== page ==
Want even more from you flickr? Check out PhotoJoJo!
Thanks to Cool Hunting for the Blow Up heads up.
Monday, July 14, 2008
Really digging this smart and functional Outdoor Gazebo, called the Arioso Toro. According to the site, Toro means lantern in Japanese.
The Gazebo is inspired from the Japanese paper lantern to keep you warm inside and bright up your garden.
Totally working for me!
More info: Arioso Toro.
Thanks to The Design Spotter.
Sunday, July 13, 2008
And negative people don’t.
Having moved from the UK and around the US and attending several (at least 8) different schools before starting high school here in Texas, I somehow developed a pretty decent BS detector. Whether it's crossing the threshold of a brand new classroom, party or a place of business, there's always a definite, palapable and inherent vibe based on the mix of folks in the room.
One of the best pieces of advice my mom ever gave me was this: Don't ever be afraid to be the first one to smile and say hello. This one simple act truly works like magic and starts the ever-powerful flow of the Positive Vibe. Think Brian Wilson.
Here's an excerpt from an awesome piece by Olivier Blanchard from his wicked smart Brand Builder blog:
Ever noticed how positive attitudes are infectious? You walk into a store, and everyone who works there is jazzed and happy to be there and energetic… and by the time you leave, you have completely adopted their mood?
Ever noticed that the opposite is also true: Walk into a business where everyone is negative or apathetic, and you find yourself feeling the same dread and negativity?
Sitting in Houston’s Toyota arena with thousands of the world’s most innovative Microsoft partners, I was reminded of the power that other people’s attitudes and moods have over our own - and remembered a post that Kathy Sierra shared many moons ago on her brilliant but now sadly defunct “Passionate Users” blog. It talked about happy vs. angry people, emotional contagion, and the role mirror neurons play in our involuntary tendency to be drawn into other people’s positive or negative attitudes. Very cool stuff, and particularly relevant to some of the discussions I have been involved with in the last few days with some of my international peers. I did some quick digging to find it so I could share it with you. Here are some of the highlights:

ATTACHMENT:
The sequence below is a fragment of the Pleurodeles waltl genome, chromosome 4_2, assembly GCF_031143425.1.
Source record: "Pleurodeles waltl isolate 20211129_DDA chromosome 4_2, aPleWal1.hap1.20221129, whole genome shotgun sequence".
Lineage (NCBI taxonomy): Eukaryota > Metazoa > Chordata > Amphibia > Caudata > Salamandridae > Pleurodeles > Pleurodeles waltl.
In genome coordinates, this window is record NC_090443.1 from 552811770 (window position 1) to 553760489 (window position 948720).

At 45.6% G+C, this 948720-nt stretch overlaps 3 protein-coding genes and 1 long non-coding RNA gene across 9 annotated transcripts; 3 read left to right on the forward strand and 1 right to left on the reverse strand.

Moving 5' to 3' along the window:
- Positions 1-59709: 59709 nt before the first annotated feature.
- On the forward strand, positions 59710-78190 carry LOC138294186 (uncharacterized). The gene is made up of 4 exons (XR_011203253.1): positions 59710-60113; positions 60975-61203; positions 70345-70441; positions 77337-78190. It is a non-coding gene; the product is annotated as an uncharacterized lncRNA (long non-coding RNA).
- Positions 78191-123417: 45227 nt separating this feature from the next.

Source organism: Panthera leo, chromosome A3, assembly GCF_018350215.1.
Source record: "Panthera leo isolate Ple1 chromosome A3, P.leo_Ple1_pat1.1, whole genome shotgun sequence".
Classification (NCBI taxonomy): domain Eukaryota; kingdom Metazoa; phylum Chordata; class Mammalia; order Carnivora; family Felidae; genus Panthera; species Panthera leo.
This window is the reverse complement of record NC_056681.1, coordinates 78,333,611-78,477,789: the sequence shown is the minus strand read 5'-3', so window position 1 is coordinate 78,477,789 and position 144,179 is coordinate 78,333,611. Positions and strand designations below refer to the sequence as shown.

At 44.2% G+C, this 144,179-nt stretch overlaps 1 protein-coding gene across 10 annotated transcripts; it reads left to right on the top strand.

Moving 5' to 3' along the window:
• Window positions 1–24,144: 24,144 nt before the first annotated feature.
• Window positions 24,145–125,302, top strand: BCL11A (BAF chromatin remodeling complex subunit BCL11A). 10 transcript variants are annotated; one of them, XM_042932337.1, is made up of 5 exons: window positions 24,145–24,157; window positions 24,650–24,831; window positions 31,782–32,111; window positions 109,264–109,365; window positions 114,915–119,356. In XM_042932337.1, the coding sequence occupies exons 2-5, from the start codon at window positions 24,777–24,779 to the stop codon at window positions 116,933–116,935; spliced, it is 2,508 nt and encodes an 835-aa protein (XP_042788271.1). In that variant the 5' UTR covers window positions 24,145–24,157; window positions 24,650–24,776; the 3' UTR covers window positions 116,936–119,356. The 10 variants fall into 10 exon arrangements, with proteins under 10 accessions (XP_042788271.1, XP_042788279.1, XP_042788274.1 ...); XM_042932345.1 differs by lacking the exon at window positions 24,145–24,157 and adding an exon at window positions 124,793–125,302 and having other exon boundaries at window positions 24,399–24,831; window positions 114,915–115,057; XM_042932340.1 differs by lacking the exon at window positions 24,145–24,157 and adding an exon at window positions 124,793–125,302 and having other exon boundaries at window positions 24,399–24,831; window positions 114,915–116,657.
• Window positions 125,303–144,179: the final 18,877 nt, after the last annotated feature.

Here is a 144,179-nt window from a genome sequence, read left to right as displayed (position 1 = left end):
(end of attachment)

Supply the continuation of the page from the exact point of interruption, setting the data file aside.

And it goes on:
Mirror neurons and our innate tendency to pick up other people’s behaviors, good and bad.
There is now strong evidence to suggest that humans have the same type of “mirror neurons” found in monkeys. It’s what these neurons do that’s amazing–they activate in the same way when you’re watching someone else do something as they do when you’re doing it yourself!
This mirroring process/capability is thought to be behind our ability to empathize, but you can imagine the role these neurons have played in keeping us alive as a species. We learn from watching others. We learn from imitating (mirroring) others. The potential problem, though, is that these neurons go happily about their business of imitating others without our conscious intention.
Think about that…
Although the neuroscientific findings are new, your sports coach and your parents didn’t need to know the cause to recognize the effects:
“Choose your role models carefully.”
“Watching Michael Jordan will help you get better.”
“You’re hanging out with the wrong crowd; they’re a bad influence.”
“Don’t watch people doing it wrong… watch the experts!”
We’ve all experienced it. How often have you found yourself sliding into the accent of those around you? Spend a month in England and even a California valley girl sounds different. Spend a week in Texas and even a native New Yorker starts slowing down his speech. How often have you found yourself laughing, dressing, skiing like your closest friend?
Has someone ever observed that you and a close friend or significant other had similar mannerisms? When I was in junior high school, it was tough for people to tell my best friends and I apart on the phone–we all sounded so much alike that we could fool even our parents.
But the effect of our innate ability and need to imitate goes way past teenage phone tricks. Spend time with a nervous, anxious person and physiological monitoring would most likely show you mimicking the anxiety and nervousness, in ways that affect your brain and body in a concrete, measurable way.